Planet Earth 2, as Tom blogged recently, is pretty bloomin’ spectacular.
When it comes to nature, David Attenborough is without peer.
I honestly don’t believe that they’ll be another naturalist of his like again. I dread the time when we’re greeted with his last series, rather than simply his latest. At 90 years of age, Attenborough is still at the peak of his profession. The music of Hans Zimmer aside, there’s no other voice likely to encourage more 16 to 34-year-old viewers to watch a documentary over the X Factor.
Last night saw the series finale (Planet Earth 2, not X Factor) looking at the wildlife in earth’s cities. One area of focus was on the plight of some poor baby Hawksbill turtles, which, hatching on a beach in Barbados, were being distracted and disorientated by nearby city lights.
Losing sense of direction, the turtles were wandering into roads, and falling into storm drains, meeting untimely ends. The general sentiment on social media was ‘oh, those poor turtles!’ and it seemed like the production crew were cruelly hard-hearted to watch the baby reptiles crushed under wheels or drowning in drains without lifting a finger to help.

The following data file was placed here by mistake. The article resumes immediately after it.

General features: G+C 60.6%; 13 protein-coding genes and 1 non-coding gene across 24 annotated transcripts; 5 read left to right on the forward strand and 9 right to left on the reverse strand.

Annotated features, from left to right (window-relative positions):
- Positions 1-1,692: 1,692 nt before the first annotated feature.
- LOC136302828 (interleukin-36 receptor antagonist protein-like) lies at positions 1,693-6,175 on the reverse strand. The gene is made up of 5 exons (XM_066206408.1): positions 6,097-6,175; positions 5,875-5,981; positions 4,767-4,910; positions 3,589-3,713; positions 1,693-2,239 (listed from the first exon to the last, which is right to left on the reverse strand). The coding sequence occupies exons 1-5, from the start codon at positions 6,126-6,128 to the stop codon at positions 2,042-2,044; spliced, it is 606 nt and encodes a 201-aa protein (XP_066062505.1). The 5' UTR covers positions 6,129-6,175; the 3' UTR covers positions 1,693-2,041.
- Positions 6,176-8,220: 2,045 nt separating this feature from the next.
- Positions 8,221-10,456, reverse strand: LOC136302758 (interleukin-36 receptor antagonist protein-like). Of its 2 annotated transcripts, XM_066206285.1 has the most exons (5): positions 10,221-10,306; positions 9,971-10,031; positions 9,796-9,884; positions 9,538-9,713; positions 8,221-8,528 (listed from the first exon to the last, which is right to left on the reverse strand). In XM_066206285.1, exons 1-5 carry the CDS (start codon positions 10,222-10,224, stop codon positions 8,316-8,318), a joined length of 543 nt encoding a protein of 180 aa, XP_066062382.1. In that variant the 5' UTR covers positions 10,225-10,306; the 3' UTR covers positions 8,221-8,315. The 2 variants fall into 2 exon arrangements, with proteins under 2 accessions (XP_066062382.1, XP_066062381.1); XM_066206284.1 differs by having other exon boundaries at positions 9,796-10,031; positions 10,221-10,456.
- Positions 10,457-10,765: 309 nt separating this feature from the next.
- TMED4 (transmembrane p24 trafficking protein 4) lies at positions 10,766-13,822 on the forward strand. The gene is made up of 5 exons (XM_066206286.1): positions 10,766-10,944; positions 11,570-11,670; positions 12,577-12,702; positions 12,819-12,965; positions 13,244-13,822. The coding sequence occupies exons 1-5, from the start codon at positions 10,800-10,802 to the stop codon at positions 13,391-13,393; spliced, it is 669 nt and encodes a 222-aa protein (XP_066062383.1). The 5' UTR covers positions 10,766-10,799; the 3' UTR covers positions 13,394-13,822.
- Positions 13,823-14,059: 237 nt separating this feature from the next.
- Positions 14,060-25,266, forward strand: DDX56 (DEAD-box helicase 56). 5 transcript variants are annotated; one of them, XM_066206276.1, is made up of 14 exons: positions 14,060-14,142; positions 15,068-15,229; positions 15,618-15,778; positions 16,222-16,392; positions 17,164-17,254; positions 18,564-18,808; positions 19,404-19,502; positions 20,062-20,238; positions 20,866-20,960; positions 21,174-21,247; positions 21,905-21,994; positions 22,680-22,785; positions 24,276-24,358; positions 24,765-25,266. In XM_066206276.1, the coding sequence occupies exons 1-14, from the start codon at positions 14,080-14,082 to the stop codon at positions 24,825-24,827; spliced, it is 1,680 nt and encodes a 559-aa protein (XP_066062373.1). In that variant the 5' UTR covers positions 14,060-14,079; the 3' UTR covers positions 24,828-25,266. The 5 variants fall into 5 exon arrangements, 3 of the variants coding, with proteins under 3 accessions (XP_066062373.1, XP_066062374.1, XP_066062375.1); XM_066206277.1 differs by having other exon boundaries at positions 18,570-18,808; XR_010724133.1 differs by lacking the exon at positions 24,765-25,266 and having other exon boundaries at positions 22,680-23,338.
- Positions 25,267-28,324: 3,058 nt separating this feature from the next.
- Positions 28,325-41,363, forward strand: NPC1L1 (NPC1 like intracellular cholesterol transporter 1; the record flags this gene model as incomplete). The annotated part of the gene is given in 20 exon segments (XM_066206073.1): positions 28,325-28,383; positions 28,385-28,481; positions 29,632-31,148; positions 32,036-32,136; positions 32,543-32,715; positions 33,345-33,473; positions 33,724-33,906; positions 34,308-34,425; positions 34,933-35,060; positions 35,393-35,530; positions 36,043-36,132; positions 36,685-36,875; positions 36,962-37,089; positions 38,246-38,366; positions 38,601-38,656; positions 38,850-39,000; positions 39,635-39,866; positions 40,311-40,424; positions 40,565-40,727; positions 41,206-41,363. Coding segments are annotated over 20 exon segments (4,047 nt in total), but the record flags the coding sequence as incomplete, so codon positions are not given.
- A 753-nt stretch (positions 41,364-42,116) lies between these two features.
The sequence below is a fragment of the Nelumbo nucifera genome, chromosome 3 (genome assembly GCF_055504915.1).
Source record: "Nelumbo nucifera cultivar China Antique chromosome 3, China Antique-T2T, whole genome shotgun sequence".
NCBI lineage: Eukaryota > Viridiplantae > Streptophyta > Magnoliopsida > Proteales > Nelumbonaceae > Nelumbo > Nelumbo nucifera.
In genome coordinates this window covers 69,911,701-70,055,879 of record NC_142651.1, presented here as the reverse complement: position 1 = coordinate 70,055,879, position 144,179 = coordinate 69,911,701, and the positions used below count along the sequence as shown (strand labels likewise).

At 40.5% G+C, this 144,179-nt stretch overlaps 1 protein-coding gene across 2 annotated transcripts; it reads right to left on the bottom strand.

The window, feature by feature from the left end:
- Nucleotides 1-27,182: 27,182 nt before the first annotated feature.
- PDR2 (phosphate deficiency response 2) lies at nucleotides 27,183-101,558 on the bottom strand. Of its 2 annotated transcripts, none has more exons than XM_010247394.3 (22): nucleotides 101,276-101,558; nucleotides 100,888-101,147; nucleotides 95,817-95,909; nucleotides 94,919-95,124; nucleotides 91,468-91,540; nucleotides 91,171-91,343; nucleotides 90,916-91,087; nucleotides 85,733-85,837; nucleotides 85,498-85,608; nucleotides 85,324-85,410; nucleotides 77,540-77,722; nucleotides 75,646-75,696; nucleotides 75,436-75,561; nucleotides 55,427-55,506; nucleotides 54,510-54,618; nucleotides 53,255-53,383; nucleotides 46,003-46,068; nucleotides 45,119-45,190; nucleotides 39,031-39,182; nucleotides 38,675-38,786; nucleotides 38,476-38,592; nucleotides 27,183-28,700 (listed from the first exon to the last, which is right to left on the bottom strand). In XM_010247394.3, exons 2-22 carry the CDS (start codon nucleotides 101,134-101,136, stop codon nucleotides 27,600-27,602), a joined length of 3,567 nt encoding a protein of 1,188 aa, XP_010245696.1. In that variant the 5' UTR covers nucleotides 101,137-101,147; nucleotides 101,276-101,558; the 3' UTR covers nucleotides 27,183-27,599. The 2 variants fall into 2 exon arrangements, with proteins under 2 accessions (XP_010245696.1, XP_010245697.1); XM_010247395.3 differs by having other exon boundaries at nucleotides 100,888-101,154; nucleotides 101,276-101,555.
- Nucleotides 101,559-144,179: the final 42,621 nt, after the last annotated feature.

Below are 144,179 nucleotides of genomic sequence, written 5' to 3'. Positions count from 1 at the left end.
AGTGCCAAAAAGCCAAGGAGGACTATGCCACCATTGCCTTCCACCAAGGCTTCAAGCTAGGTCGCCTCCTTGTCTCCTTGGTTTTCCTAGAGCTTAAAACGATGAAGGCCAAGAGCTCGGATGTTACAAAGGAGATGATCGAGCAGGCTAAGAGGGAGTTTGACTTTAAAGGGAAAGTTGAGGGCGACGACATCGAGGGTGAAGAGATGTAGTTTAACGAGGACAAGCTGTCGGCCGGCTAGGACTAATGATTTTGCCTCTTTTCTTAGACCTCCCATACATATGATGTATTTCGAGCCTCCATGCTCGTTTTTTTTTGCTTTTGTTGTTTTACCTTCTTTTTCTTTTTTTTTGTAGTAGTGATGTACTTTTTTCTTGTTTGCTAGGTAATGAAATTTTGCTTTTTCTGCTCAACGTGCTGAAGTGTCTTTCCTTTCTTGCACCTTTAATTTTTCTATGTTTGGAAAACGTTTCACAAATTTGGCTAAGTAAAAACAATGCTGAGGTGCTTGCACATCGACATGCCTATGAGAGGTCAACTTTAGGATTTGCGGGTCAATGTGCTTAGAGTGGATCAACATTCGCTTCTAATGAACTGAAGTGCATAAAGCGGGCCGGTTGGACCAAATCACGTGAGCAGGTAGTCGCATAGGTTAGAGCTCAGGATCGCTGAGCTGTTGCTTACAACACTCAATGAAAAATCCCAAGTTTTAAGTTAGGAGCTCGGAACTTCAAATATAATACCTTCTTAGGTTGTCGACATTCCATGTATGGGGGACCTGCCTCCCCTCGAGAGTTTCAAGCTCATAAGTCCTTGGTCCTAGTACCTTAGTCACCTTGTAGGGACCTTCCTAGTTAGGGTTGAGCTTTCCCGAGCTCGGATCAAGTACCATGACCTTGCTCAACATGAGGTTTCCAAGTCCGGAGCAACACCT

It’s since emerged, however, that far from being cold-eyed bystanders, the crew did actually help every turtle they filmed, taking them to the sea and saving them from a slaughter of human making.
The attitude of filmmakers in the natural world is usually ‘let nature take its course,’ when it comes to baby antelope being eaten by lions. However, it’s reasonable to suggest that in this incident, it isn’t nature, but mankind taking its course – to the detriment of the baby turtles.
Recognising this difference, the production team rescued all of the turtles featured, taking them to the comparative safety of the sea. Where they were no doubt eaten by sharks and other predatory fish. But at least that’s nature’s way.
Cracking PR for the programme again today though, as most of the major outlets reported on it. The whole series has also been cracking PR for nature in general. Let’s hope that young people continue to watch these type of documentaries and continue to gain appreciation for the beauty of the natural world while doing so.